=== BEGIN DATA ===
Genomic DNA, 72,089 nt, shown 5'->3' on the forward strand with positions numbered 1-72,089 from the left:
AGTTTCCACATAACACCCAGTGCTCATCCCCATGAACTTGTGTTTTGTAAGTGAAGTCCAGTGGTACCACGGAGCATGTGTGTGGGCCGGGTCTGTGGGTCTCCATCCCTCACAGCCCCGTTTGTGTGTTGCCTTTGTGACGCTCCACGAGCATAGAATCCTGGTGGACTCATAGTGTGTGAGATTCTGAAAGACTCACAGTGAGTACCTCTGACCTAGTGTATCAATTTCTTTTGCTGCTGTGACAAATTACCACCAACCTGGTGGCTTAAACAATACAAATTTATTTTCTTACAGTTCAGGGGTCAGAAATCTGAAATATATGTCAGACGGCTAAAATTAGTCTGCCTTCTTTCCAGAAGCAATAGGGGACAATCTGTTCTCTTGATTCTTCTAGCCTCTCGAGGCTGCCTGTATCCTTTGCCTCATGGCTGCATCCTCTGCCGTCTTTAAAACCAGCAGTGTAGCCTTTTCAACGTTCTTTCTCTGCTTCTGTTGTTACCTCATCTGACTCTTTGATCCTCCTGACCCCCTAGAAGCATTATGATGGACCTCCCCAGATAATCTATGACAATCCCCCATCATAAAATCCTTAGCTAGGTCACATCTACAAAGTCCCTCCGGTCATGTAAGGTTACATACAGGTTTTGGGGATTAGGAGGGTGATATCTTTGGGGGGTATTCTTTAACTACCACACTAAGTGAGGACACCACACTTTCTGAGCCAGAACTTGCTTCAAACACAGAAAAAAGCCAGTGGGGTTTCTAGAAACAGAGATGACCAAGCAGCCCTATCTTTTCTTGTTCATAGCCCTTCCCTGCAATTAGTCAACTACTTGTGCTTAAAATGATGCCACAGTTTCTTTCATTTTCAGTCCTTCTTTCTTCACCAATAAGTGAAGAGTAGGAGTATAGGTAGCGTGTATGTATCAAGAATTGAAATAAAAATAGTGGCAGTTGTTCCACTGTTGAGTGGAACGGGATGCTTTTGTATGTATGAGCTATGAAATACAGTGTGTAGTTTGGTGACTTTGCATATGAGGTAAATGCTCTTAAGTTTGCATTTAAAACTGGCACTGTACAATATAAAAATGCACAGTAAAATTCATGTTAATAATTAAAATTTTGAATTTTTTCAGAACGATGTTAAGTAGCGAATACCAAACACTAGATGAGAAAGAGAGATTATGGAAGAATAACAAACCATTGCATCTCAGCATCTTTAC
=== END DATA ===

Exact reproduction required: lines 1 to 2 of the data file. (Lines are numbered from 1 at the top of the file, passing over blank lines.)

Genomic DNA, 72,089 nt, shown 5'->3' on the forward strand with positions numbered 1-72,089 from the left:
AGTTTCCACATAACACCCAGTGCTCATCCCCATGAACTTGTGTTTTGTAAGTGAAGTCCAGTGGTACCACGGAGCATGTGTGTGGGCCGGGTCTGTGGGTCTCCATCCCTCACAGCCCCGTTTGTGTGTTGCCTTTGTGACGCTCCACGAGCATAGAATCCTGGTGGACTCATAGTGTGTGAGATTCTGAAAGACTCACAGTGAGTACCTCTGACCTAGTGTATCAATTTCTTTTGCTGCTGTGACAAATTACCACCAACCTGGTGGCTTAAACAATACAAATTTATTTTCTTACAGTTCAGGGGTCAGAAATCTGAAATATATGTCAGACGGCTAAAATTAGTCTGCCTTCTTTCCAGAAGCAATAGGGGACAATCTGTTCTCTTGATTCTTCTAGCCTCTCGAGGCTGCCTGTATCCTTTGCCTCATGGCTGCATCCTCTGCCGTCTTTAAAACCAGCAGTGTAGCCTTTTCAACGTTCTTTCTCTGCTTCTGTTGTTACCTCATCTGACTCTTTGATCCTCCTGACCCCCTAGAAGCATTATGATGGACCTCCCCAGATAATCTATGACAATCCCCCATCATAAAATCCTTAGCTAGGTCACATCTACAAAGTCCCTCCGGTCATGTAAGGTTACATACAGGTTTTGGGGATTAGGAGGGTGATATCTTTGGGGGGTATTCTTTAACTACCACACTAAGTGAGGACACCACACTTTCTGAGCCAGAACTTGCTTCAAACACAGAAAAAAGCCAGTGGGGTTTCTAGAAACAGAGATGACCAAGCAGCCCTATCTTTTCTTGTTCATAGCCCTTCCCTGCAATTAGTCAACTACTTGTGCTTAAAATGATGCCACAGTTTCTTTCATTTTCAGTCCTTCTTTCTTCACCAATAAGTGAAGAGTAGGAGTATAGGTAGCGTGTATGTATCAAGAATTGAAATAAAAATAGTGGCAGTTGTTCCACTGTTGAGTGGAACGGGATGCTTTTGTATGTATGAGCTATGAAATACAGTGTGTAGTTTGGTGACTTTGCATATGAGGTAAATGCTCTTAAGTTTGCATTTAAAACTGGCACTGTACAATATAAAAATGCACAGTAAAATTCATGTTAATAATTAAAATTTTGAATTTTTTCAGAACGATGTTAAGTAGCGAATACCAAACACTAGATGAGAAAGAGAGATTATGGAAGAATAACAAACCATTGCATCTCAGCATCTTTAC